A couple of days ago I woke up a little earlier than usual, and had to figure out what to do with my extra time. At the time, my sister was staying with us so I decided to walk her dog. I was all excited; I had woken up early, I would get a little fresh air, get some exercise in, help my sister out, and still have time to come back and cross some other things off my to-do list as well.

Well, Nash (the furry friend in this story,) had a mind of his own. He stopped at every lawn, took a sniff, and rolled around. Every flower we walked past needed to be thoroughly investigated. This dog wanted to check out everything, and everyone. A stop-and-go walk wasn’t really what I had in mind. For the first part of the walk, I was pretty annoyed. My free time was slowly slipping away, and what had looked like a very productive morning was now turning into me pulling a dog along on a lease.

However, as we carried out, I started to look at Nash. Every time he checked out a new spot and left, he had the biggest smile on his face. As I saw the joy in him, I started to soften. It reminded me of the Ralph Waldo Emerson quote, “it’s not about the Destination, it’s about the Journey.”

So many times in education, we have a set plan. We want to get to the destination or end goal in a set process, and when things go awry, we get frustrated. In a world where everything is changing constantly, it’s only natural for humans to cling to control. Control is that element that makes people feel like they are stable, so when we tend to stray off that path, the outcome may seem scary. 

One thing that I have found helpful is a strategy from Rhett Power, co-founder of Courageous Leadership. His strategy to value the journey over the destination consists of the following 8 tips:

  1. Show Gratitude – Not just for Thanksgiving! Many people, including myself, find value in writing down what we’re grateful for at the end of the day to leave it on a positive, if not reflective note. (I’m terrible at journaling, so I use the 5-Minute Gratitude Journal, found on Amazon.)
  1. Be Committed – A favorite verse of mine is “Whatever you do, work at it with all your heart.” Rather than over committing yourself and giving 70% to each task, really focus on what will bring the most value to your life and those around you, and commit fully to those things.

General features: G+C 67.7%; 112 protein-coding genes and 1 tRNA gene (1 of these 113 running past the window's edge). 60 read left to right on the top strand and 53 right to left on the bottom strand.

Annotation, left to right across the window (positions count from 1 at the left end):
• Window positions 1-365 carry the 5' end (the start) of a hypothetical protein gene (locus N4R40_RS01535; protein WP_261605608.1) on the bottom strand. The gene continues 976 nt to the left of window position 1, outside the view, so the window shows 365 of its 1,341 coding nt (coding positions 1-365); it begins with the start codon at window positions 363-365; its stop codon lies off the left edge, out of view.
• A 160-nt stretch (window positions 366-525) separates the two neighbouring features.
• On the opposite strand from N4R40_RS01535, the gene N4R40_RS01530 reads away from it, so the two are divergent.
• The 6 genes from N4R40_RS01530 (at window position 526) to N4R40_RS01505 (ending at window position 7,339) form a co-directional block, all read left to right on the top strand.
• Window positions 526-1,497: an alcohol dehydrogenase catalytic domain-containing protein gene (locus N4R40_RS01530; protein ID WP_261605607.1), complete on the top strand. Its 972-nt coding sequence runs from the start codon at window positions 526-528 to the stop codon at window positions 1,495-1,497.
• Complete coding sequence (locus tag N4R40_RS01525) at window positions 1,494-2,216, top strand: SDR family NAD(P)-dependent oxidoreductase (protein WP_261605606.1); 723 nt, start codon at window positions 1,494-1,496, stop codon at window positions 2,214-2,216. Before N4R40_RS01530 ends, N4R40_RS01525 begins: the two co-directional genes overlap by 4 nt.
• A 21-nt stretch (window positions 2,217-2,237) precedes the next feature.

1. Cherish your Friends – Cherish your friends. And tell them that you cherish them too! Maybe even journal about them in your gratitude journal 🙂 
  1. Keep on Learning – This doesn’t always have to be in the form of a Masters or Doctorate degree. It can be as simple as reading a new fun fact each day, or even signing up for a free online course! Right now, I am taking a free course from Yale University titled ‘The Science of Well-Being.’ Explore many free classes from traditional academic material to health, wellness, and more.
  1. Don’t Multitask – This was a hard concept for me to get behind. I love trying to check off as many boxes on my to-do list as possible, so this seemed foreign to me. I think the takeaway from this is not to never multitask, but to take breaks from it. As I’ve written about in a previous blog, allowing yourself time to rest is vital in having better reflections and invigorating creativity.
  1. Balance your Life – Much like a balanced diet is beneficial for your physical health, a balanced life is beneficial to your mental life. Within the last year and a half, we have all had to navigate the work-life balance through remote working and I think a silver lining to take away from this time is that people were able to learn the importance of work-life balance.
  1. Make Family First – Whoever your ‘family’ may be in your life, put them ahead of everything else. Take time to go on a walk, catch up over the phone, or even something simple as accompanying them to the grocery store. You will never regret spending more time with your loved ones.
  1. Take time to travel – Placing yourself in a different environment is such a valuable tool in order to enjoy the present moment. Whether it’s planning a weekend getaway or even just visiting the next town over and spending time in an unfamiliar place, being in a physically different location than normal can bring great perspective.

Next time you’re feeling frustrated about not getting to where you want quickly enough, try doing these 8 steps in your head to ground yourself, reset, and enjoy the present.

Molly McQueeny – Communications/Website Coordinator
(t): 630-444-3092
(c): 630-675-4446
(e): mmcqueeny@kaneroe.org

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